It turns out that Jim and Bernie will need all the help they can get to solve this set of interlocking and very puzzling, crimes.

Spider Women's Daughter by Anne HillermanEscape Rating A-: On the one hand, it was terrific that this case got Joe Leaphorn at least partially back in the saddle after his near-fatal gunshot at the beginning of Spider Woman’s Daughter (reviewed here). Leaphorn’s shooting is still haunting Bernie – she can’t help but think that if she’d been just a couple of seconds faster she might have prevented it. As the entire Navajo community respects Leaphorn, everyone that Jim or Bernie run into asks after Leaphorn and wishes him well.

But Leaphorn was shot in the head, and his rehabilitation is taking a while. He still can’t speak, but when Bernie rearms him with his computer, he’s able to do research, provide insight, and start to get back in the game. His sometimes cryptic advice provides just the right spark to keep Jim and Bernie on the right track without his taking over either of their cases.

This is a story where Jim and Bernie spend most of the story apart, investigating separately. They aren’t used to being separated, and aren’t used to not having the other available to bounce ideas off of. Because of the geography of the Four Corners region, they truly are separate – cell phone coverage is so sporadic that even the instant communication of the 21st century is usually not available.

It’s damn hard in our era of online-all-the-time for an author to create a reasonable excuse for why people can’t just whip out their cell phones and make their problems disappear, but this one definitely works.

Jim’s case starts in Monument Valley, where his search for a missing woman finds too much – the woman and a grave on Navajo land, along with some campers who are camping out where they shouldn’t be.

As the investigation into the illegal gravesite keeps getting deeper and deeper, Jim finds himself taking a hard look at the movie company filming out in the Valley. While they are bringing much needed dollars to the region, they are also bringing more than their fair share of trouble. And Jim Chee, as is typical for him, refuses to take the simple and easy explanation that the grave was just a publicity stunt. There are too many people on the set that keep dodging him and his questions.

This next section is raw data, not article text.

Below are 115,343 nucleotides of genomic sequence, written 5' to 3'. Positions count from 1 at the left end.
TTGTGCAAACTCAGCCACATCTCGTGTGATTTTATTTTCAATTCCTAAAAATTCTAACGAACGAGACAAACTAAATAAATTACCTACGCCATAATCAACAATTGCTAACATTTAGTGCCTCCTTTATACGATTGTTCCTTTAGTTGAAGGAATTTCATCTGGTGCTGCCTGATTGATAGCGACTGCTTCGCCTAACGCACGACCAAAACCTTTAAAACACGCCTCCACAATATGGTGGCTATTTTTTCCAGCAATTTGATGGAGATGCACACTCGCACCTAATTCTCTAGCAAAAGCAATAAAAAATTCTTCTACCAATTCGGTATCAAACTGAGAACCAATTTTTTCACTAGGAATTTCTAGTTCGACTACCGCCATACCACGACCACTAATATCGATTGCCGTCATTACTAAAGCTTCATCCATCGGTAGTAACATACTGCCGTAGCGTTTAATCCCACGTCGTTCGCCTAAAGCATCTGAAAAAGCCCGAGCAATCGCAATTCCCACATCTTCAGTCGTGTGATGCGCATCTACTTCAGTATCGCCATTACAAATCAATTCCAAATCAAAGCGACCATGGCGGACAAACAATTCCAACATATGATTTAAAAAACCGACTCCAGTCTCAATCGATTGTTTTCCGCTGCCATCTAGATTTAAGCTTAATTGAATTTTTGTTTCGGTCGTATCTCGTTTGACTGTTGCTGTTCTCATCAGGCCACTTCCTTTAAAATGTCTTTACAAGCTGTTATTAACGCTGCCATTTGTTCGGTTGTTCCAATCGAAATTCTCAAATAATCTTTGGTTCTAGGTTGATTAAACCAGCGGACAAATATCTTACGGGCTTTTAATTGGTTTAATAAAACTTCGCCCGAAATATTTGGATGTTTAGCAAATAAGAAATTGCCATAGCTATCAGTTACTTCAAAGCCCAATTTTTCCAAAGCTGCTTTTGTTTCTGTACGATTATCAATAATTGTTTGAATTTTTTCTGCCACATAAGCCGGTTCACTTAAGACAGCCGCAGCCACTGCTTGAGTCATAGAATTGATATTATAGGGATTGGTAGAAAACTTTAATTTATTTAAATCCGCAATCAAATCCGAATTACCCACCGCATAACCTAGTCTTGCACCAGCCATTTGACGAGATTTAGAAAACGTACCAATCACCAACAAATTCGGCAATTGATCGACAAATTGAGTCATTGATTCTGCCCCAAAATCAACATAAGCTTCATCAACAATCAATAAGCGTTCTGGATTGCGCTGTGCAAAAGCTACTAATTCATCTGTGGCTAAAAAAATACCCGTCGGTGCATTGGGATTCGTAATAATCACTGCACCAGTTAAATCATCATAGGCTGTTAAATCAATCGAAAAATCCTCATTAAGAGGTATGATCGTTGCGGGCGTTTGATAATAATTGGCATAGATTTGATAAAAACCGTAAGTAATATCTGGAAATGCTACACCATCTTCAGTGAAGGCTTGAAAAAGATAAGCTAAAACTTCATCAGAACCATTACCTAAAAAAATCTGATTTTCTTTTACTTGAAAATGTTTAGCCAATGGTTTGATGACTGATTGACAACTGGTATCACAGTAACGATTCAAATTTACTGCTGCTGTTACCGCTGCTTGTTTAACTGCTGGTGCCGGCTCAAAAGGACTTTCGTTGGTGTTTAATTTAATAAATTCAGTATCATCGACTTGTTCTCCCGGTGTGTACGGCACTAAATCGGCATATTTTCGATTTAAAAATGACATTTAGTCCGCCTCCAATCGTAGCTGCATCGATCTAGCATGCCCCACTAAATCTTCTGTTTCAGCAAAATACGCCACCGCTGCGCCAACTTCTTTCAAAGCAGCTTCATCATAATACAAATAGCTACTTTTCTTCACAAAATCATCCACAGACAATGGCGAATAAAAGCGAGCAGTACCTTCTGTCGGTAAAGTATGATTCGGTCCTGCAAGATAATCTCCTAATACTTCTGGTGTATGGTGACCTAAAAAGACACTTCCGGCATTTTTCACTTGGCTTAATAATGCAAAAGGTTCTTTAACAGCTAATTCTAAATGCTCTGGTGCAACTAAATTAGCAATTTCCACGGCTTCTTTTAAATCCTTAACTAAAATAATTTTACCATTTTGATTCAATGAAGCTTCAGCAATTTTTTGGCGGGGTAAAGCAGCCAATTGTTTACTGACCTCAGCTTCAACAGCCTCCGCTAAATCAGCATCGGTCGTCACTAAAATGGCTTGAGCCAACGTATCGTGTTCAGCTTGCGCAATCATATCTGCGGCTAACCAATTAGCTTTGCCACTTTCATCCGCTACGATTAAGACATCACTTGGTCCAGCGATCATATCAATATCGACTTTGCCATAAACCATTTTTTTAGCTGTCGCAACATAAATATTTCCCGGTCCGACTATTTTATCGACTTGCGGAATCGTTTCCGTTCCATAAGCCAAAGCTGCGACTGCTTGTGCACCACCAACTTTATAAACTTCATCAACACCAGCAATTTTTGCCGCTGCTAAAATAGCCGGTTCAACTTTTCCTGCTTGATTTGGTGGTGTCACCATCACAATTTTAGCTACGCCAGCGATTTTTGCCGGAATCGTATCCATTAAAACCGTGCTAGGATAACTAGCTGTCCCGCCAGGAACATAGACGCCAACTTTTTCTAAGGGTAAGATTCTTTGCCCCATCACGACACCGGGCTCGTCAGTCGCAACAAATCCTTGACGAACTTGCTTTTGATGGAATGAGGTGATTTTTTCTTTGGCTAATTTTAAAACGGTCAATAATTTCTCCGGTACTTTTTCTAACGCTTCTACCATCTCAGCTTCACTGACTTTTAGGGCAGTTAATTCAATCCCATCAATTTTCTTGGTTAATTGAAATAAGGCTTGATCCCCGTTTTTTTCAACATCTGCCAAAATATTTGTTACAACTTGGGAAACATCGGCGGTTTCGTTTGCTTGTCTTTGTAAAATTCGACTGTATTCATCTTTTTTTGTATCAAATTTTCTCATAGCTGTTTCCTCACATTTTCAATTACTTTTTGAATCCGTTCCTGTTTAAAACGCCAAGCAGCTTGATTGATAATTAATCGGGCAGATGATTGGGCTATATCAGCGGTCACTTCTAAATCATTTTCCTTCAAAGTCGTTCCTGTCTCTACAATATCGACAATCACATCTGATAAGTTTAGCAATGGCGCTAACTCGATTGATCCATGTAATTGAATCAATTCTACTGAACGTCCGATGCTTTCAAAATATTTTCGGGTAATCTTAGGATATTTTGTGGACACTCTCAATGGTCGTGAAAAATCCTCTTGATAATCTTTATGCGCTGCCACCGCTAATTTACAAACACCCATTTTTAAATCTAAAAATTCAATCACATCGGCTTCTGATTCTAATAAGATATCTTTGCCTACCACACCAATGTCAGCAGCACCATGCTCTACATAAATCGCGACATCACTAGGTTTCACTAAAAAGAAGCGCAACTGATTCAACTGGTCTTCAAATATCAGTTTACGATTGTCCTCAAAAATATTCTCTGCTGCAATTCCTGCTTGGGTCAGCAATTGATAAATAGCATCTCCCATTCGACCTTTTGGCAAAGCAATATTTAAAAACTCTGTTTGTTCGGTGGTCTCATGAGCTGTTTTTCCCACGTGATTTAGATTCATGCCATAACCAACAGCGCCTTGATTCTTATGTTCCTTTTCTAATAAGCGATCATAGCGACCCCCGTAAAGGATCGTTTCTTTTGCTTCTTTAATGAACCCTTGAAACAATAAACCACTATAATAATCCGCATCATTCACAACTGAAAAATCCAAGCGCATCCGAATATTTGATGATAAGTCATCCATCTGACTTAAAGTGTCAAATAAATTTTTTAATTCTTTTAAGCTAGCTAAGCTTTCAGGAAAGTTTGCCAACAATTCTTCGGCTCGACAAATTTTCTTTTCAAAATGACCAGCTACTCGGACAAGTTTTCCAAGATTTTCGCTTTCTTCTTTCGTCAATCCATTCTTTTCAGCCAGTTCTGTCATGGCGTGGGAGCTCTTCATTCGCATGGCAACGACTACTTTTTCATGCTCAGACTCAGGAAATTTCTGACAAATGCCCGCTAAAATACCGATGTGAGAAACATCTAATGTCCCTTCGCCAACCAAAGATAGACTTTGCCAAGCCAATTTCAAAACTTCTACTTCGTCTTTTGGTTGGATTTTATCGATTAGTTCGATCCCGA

And then the dead bodies start turning up.

Bernie is home near Shiprock, juggling her responsibilities as her mother’s oldest daughter with her duties as a cop. But she can’t get the case of the nervous dirt smuggler out of her head. And she’s right not to.

Bernie’s predicament showcases a conflict that plagues women much more than it does men, and not just in traditional societies. She wants to take care of her mother – who admittedly doesn’t believe she needs taking care of. However, Bernie sees where the old and the new worlds conflict, in that she knows that no matter how responsible she is, or how much she helps, she can’t keep her younger sister on the straight and narrow. If Darleen continues to hang out with the wrong crowd and drink and get herself arrested, there is no way another person can stop her from continuing down the road she’s on. Darleen has to decide not to be an alcoholic for herself.

And Bernie’s job is every bit as important to her as her family. She finds herself often second guessing her choices about having to ask for time off to deal with her family issues. She’s all too aware that the male officers have sisters or wives who are handling those traditional responsibilities for them, where she has to juggle both.

In the end, Bernie saves not only herself but also an old man who becomes the target of a crazed activist. Her police work resolves all the crime-related riddles, including the ones that Chee has turned up over in Monument Valley. It is telling that her family issues have no clear resolution, only more problems to be solved.

Police work may be complicated but the solutions are often clear-cut. Family is just plain messy.

***FTC Disclaimer: Most books reviewed on this site have been provided free of charge by the publisher, author or publicist. Some books we have purchased with our own money or borrowed from a public library and will be noted as such. Any links to places to purchase books are provided as a convenience, and do not serve as an endorsement by this blog. All reviews are the true and honest opinion of the blogger reviewing the book. The method of acquiring the book does not have a bearing on the content of the review.

A Baker’s Dozen of the Best Books of 2013

2013 blockAs 2013 draws to a close, it’s time to take a look back and attempt to decide which books were the best of the year.